The ACC, and maybe the SEC, will be two conferences to experiment with a 30-second shot clock in exhibition basketball games during the 2014-15 preseason.
If the coaches, administrators and fans like what they see — if scoring appears to be on the rise — the movement to switch from 35 to 30 could gain unstoppable momentum.
“I think what the ACC is doing to get a feel for this and see how coaches and people feel about this ... will be very positive for the (NCAA) Rules Committee if in fact it needs to move in that direction at a quicker pace,” KU coach Bill Self said this week on a podcast with ESPN’s Andy Katz and Seth Greenberg.
Self last season came out in favor of shortening the clock five seconds. Remember, the NBA and international basketball use a 24-second clock. Women’s basketball uses a 30-second clock in college.
“I will say this: I sat in on a meeting with the Rules Committee, the Selection Committee and powers-that-be that studied it, studied it, studied it. There is not near as strong a movement from the consensus of the coaches about going to 30,” Self said.
“We hear individual coaches, which I have been one of them, saying ‘We need 30. This would be better. Why would we have the longest shot clock in the game? Blah blah blah blah blah.’ We say those things, but the people who have actually studied it and researched it and done surveys don’t feel as strongly as a lot of the voices.
“There was much more discussion (in meeting Self attended) about, ‘How do we modify the block/charge (call) to get it right or this or that than actually move to change the shot clock.’ I was a little surprised in that because that’s one of the things we talk about the most that isn’t being discussed the most.”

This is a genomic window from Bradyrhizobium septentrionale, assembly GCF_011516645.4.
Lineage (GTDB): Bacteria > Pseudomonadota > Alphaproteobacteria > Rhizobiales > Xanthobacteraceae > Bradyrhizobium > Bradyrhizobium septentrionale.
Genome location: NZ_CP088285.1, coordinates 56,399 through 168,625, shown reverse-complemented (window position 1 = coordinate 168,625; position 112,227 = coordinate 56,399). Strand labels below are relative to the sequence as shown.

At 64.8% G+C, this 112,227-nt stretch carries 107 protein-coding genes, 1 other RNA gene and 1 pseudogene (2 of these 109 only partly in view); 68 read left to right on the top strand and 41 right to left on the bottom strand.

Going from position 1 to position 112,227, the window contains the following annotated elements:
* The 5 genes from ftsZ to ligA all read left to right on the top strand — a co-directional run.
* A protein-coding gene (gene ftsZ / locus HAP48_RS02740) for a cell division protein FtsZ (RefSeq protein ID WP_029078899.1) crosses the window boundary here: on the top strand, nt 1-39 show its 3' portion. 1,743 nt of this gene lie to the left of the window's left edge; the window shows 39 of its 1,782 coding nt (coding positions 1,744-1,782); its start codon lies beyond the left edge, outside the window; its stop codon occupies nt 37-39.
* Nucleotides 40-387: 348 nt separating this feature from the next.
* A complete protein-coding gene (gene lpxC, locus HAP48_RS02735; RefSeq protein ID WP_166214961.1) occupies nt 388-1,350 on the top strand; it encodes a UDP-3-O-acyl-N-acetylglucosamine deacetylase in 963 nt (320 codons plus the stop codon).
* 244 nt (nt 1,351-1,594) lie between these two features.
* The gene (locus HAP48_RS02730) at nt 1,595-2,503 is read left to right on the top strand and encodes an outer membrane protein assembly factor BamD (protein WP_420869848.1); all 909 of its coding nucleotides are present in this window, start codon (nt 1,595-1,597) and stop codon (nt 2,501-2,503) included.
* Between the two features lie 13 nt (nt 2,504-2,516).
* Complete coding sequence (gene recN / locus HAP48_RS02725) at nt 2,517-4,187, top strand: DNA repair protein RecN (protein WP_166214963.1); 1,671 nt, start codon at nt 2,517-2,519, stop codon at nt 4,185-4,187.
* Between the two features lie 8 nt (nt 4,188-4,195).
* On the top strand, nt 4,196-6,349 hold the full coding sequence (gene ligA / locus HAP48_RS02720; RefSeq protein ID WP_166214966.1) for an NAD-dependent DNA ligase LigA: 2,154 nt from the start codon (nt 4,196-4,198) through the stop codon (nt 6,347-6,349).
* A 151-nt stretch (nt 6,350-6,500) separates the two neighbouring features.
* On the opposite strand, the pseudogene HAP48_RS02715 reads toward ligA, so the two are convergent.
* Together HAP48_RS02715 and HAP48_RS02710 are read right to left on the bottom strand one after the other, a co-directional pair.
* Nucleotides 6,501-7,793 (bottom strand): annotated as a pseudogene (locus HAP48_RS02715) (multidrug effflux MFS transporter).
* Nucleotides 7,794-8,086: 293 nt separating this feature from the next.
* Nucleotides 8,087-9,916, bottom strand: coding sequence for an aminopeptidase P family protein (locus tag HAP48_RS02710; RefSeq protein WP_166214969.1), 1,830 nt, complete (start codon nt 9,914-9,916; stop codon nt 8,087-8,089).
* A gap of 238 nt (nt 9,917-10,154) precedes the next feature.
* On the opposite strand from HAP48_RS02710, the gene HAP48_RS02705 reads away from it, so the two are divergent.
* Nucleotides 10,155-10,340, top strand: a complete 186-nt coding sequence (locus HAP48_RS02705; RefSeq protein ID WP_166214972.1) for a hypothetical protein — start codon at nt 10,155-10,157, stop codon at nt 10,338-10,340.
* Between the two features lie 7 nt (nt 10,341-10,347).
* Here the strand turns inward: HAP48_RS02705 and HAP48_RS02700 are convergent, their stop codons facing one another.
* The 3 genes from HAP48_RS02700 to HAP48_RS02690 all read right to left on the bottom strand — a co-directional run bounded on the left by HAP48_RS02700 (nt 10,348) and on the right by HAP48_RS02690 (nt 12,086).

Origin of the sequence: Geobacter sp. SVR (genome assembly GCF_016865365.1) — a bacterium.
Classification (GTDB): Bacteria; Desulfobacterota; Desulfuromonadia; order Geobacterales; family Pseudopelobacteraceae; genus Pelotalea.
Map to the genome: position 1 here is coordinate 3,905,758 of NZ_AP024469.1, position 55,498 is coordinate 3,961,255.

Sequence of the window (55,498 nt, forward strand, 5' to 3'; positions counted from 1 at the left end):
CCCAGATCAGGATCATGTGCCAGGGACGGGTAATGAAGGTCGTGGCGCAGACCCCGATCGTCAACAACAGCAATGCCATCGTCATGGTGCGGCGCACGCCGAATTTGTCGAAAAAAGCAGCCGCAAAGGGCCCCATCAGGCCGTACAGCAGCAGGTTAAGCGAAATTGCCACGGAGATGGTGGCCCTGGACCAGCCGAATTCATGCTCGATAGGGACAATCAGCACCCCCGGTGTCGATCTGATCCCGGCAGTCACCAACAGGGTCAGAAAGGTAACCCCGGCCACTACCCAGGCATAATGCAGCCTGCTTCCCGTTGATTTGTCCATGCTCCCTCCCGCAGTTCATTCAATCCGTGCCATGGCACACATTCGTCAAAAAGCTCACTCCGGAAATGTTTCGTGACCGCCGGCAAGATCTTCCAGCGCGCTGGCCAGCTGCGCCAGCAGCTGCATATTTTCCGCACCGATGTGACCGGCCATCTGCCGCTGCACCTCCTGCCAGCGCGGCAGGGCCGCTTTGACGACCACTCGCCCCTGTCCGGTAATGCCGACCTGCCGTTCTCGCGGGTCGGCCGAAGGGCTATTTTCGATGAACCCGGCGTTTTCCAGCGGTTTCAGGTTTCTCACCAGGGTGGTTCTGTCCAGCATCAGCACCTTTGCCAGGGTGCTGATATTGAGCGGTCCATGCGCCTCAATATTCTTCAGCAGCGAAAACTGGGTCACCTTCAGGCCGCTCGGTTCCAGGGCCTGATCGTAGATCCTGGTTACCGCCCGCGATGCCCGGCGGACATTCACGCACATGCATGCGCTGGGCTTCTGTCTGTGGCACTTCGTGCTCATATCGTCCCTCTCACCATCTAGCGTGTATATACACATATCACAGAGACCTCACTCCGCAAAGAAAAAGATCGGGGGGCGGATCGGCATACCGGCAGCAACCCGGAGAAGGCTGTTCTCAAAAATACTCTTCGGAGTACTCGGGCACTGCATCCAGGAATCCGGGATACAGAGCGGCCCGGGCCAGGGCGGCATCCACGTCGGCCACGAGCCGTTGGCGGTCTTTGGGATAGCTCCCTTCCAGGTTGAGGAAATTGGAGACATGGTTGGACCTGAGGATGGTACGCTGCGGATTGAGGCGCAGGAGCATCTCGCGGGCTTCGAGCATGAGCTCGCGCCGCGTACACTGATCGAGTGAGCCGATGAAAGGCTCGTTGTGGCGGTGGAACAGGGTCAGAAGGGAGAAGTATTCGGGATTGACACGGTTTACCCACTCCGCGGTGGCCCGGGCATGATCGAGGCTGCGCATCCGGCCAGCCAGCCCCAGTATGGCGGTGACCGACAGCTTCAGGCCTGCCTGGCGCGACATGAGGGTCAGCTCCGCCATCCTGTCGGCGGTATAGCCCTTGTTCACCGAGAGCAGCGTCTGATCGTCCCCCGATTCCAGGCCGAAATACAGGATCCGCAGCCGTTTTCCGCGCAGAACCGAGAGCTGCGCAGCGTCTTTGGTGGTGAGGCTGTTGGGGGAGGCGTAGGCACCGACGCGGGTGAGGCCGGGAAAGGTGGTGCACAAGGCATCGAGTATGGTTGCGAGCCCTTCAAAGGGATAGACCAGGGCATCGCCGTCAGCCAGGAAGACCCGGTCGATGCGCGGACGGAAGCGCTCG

Self will go so far as to say, “I think the consensus is the coaches like it at 35. I remember one of the coaches’ thoughts was, ‘Why do we have to be like everybody else? Why can’t we have our own game?’ Our own game is 35.
“I do think there is consensus that it needs to be moved, which I happen to be one of those guys; there’s also a strong consensus it’s just fine where it is. I personally think if you want to increase scoring, create more possessions. What the ACC and other leagues potentially will do (in exhibitions) I think would be something very positive for it to get more momentum.”
The reason to shorten the clock, of course, would be to increase scoring.
“To do those things, wouldn’t it be nice to have more possessions?” Self asked. “Instead we’ve eliminated the hand-check, and that was a way we were going to up scoring, which has obviously worked. It will continue to get better. Even though I hated it initially, it will be something that is better for our game over time. That’s what needs to be discussed, what is best for our game over time.”
Scoring did increase last season following the elimination of the hand-check on defense. Self said it took some getting used to.
“You know in practice, we let it become a bloodbath every day and like it,” Self said of physical practices in which defense is often stressed.